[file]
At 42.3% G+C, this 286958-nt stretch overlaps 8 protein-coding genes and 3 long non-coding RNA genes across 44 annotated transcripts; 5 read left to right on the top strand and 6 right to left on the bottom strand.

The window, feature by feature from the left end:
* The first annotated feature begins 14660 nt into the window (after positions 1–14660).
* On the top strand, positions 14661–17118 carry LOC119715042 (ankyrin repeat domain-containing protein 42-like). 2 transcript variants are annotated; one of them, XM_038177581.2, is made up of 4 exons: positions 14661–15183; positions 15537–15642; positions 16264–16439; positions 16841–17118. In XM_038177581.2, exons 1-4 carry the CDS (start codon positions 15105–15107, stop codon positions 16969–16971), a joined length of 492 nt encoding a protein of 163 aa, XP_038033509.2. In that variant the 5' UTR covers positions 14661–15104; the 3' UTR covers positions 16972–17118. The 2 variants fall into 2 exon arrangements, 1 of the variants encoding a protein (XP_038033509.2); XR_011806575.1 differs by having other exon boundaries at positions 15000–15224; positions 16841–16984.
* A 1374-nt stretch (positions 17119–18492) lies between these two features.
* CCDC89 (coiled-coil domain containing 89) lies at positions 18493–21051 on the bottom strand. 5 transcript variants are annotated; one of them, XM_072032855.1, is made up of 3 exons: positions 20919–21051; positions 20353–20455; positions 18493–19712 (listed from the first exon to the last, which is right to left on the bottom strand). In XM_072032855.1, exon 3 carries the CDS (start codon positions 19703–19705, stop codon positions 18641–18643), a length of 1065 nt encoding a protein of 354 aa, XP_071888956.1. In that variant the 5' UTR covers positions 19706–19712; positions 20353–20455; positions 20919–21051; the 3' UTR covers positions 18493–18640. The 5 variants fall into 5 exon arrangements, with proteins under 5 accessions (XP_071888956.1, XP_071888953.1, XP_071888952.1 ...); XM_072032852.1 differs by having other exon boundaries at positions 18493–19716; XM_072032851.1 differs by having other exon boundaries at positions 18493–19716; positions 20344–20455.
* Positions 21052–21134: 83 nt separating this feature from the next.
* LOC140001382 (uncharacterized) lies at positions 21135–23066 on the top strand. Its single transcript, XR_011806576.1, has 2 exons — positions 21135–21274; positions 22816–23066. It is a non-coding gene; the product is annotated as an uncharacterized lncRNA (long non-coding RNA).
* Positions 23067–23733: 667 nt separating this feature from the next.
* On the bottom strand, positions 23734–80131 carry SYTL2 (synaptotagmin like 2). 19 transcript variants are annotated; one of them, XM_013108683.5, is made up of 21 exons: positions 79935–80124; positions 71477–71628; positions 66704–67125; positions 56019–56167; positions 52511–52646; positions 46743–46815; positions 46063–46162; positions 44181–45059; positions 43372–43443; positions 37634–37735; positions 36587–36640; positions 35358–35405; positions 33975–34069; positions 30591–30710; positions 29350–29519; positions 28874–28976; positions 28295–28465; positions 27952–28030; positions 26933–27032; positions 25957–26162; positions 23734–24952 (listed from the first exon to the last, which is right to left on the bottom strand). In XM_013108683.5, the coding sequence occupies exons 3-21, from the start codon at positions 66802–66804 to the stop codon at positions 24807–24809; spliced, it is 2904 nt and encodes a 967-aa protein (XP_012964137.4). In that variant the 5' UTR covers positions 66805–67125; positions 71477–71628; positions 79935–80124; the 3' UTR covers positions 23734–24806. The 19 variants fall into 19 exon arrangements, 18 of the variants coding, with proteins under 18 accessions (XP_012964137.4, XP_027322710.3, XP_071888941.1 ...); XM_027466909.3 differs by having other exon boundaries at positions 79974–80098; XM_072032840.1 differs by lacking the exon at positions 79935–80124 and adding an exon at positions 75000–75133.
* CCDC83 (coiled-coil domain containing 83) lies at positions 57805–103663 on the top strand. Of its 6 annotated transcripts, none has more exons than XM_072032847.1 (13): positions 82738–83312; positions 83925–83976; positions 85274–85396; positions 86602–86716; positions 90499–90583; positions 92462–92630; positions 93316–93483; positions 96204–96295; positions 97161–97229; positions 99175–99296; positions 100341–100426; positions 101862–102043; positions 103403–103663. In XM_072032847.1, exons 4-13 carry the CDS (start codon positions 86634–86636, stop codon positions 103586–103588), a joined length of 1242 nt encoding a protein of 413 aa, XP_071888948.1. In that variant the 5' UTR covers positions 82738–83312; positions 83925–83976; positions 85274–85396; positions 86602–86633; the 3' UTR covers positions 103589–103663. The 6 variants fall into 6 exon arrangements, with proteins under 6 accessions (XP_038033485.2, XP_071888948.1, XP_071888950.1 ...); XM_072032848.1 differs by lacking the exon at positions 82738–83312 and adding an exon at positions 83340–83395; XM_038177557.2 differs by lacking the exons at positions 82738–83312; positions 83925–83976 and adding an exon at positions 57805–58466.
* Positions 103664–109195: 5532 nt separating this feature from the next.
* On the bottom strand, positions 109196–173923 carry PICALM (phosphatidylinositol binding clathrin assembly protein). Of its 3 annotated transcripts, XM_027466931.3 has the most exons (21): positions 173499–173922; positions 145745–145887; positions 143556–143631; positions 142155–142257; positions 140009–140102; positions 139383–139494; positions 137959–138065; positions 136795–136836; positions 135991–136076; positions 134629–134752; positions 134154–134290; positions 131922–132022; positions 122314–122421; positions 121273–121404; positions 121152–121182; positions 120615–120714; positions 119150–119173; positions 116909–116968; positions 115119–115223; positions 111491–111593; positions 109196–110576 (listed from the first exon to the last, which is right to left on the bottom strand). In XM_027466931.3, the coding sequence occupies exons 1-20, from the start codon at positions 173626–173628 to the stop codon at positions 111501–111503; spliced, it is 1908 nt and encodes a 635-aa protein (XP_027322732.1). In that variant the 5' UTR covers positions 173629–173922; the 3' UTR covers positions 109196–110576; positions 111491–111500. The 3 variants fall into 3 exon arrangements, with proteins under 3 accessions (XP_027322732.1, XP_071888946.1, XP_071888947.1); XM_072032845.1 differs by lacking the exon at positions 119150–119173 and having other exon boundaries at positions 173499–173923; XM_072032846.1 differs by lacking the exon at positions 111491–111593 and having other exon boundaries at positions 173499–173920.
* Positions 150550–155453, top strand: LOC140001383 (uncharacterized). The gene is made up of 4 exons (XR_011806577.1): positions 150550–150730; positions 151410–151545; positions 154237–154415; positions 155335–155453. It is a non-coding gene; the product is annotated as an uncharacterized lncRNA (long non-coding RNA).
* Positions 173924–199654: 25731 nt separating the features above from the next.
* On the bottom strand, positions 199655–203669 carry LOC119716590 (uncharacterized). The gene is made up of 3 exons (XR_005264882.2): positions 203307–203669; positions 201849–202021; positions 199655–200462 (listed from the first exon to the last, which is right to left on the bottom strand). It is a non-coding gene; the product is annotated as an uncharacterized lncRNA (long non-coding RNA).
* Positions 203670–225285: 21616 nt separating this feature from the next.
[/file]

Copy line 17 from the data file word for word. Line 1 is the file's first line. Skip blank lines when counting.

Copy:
* Positions 203670–225285: 21616 nt separating this feature from the next.